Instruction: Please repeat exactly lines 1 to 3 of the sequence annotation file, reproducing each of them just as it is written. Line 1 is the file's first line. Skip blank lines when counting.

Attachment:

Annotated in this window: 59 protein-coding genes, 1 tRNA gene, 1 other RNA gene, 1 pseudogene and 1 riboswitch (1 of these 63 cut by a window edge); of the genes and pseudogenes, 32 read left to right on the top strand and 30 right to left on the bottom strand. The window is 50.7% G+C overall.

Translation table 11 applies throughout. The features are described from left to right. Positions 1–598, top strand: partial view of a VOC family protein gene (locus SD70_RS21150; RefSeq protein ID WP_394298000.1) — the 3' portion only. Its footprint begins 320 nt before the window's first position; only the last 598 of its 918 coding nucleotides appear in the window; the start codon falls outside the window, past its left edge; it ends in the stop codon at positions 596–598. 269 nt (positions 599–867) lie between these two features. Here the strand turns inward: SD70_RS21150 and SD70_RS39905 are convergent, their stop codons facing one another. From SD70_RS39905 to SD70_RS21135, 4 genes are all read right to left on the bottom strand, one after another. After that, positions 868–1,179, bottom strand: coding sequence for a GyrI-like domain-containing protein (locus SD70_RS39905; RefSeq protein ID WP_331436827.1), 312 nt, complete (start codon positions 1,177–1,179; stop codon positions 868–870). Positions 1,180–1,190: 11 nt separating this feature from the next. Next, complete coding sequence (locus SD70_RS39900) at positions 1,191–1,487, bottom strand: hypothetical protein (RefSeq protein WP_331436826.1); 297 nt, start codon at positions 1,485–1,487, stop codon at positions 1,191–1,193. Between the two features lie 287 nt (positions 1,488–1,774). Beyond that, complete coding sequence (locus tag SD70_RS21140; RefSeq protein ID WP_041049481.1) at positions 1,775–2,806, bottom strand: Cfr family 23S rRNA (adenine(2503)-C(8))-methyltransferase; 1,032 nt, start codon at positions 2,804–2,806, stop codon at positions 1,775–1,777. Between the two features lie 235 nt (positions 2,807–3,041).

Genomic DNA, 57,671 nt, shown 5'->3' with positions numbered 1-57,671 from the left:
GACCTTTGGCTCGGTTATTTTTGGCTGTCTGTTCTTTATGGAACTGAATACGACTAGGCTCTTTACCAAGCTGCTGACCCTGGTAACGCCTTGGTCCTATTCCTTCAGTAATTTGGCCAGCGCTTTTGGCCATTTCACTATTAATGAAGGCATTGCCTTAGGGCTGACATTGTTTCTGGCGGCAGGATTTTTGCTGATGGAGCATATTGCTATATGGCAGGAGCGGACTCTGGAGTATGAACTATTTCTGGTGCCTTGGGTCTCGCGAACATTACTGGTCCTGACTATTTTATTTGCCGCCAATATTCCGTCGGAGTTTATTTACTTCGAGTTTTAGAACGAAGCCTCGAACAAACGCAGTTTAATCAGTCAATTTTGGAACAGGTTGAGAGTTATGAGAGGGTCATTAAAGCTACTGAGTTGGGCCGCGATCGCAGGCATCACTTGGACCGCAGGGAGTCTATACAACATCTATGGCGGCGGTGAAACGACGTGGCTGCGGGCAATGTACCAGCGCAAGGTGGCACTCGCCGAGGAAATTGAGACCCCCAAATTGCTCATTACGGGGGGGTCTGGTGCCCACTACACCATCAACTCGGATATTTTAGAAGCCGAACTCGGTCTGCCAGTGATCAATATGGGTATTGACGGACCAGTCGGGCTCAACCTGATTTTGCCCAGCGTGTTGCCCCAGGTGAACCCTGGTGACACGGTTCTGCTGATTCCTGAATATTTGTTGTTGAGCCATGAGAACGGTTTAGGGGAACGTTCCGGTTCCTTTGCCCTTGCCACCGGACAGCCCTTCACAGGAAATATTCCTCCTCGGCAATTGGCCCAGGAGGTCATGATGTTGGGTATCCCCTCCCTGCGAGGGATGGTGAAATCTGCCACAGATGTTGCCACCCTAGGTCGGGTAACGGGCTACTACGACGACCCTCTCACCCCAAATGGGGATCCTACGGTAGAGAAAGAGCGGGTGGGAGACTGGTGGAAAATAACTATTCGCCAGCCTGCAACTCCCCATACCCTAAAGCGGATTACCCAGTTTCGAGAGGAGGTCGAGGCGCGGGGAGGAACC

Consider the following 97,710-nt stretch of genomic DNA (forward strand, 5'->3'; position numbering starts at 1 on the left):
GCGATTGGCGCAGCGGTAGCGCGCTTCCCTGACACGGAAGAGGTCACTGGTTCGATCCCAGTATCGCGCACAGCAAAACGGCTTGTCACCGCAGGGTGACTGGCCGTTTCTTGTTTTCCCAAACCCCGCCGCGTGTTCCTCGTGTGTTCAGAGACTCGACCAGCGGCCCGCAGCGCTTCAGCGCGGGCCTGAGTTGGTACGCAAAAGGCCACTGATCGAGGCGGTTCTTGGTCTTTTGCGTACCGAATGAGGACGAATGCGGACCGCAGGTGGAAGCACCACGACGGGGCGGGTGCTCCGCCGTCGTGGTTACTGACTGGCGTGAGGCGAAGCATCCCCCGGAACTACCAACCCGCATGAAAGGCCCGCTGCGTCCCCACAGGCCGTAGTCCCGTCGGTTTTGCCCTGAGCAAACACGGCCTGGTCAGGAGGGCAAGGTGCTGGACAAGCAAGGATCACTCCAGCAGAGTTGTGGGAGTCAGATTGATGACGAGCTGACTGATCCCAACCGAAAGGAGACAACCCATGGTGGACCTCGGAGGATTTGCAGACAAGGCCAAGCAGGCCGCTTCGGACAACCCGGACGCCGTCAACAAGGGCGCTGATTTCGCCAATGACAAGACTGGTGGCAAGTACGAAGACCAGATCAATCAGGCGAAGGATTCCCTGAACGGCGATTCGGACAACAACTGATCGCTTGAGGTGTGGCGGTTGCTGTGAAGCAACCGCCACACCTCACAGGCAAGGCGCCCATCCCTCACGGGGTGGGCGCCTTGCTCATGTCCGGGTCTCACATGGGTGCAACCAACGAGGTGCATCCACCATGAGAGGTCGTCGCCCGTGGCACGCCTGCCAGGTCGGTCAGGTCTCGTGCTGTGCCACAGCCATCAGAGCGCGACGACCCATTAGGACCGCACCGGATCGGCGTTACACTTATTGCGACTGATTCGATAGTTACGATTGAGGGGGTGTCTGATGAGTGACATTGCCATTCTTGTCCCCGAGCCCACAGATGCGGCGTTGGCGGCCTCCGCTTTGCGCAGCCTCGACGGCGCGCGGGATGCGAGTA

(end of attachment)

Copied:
Annotated in this window: 59 protein-coding genes, 1 tRNA gene, 1 other RNA gene, 1 pseudogene and 1 riboswitch (1 of these 63 cut by a window edge); of the genes and pseudogenes, 32 read left to right on the top strand and 30 right to left on the bottom strand. The window is 50.7% G+C overall.

Translation table 11 applies throughout. The features are described from left to right. Positions 1–598, top strand: partial view of a VOC family protein gene (locus SD70_RS21150; RefSeq protein ID WP_394298000.1) — the 3' portion only. Its footprint begins 320 nt before the window's first position; only the last 598 of its 918 coding nucleotides appear in the window; the start codon falls outside the window, past its left edge; it ends in the stop codon at positions 596–598. 269 nt (positions 599–867) lie between these two features. Here the strand turns inward: SD70_RS21150 and SD70_RS39905 are convergent, their stop codons facing one another. From SD70_RS39905 to SD70_RS21135, 4 genes are all read right to left on the bottom strand, one after another. After that, positions 868–1,179, bottom strand: coding sequence for a GyrI-like domain-containing protein (locus SD70_RS39905; RefSeq protein ID WP_331436827.1), 312 nt, complete (start codon positions 1,177–1,179; stop codon positions 868–870). Positions 1,180–1,190: 11 nt separating this feature from the next. Next, complete coding sequence (locus SD70_RS39900) at positions 1,191–1,487, bottom strand: hypothetical protein (RefSeq protein WP_331436826.1); 297 nt, start codon at positions 1,485–1,487, stop codon at positions 1,191–1,193. Between the two features lie 287 nt (positions 1,488–1,774). Beyond that, complete coding sequence (locus tag SD70_RS21140; RefSeq protein ID WP_041049481.1) at positions 1,775–2,806, bottom strand: Cfr family 23S rRNA (adenine(2503)-C(8))-methyltransferase; 1,032 nt, start codon at positions 2,804–2,806, stop codon at positions 1,775–1,777. Between the two features lie 235 nt (positions 2,807–3,041).

Genomic DNA, 57,671 nt, shown 5'->3' with positions numbered 1-57,671 from the left: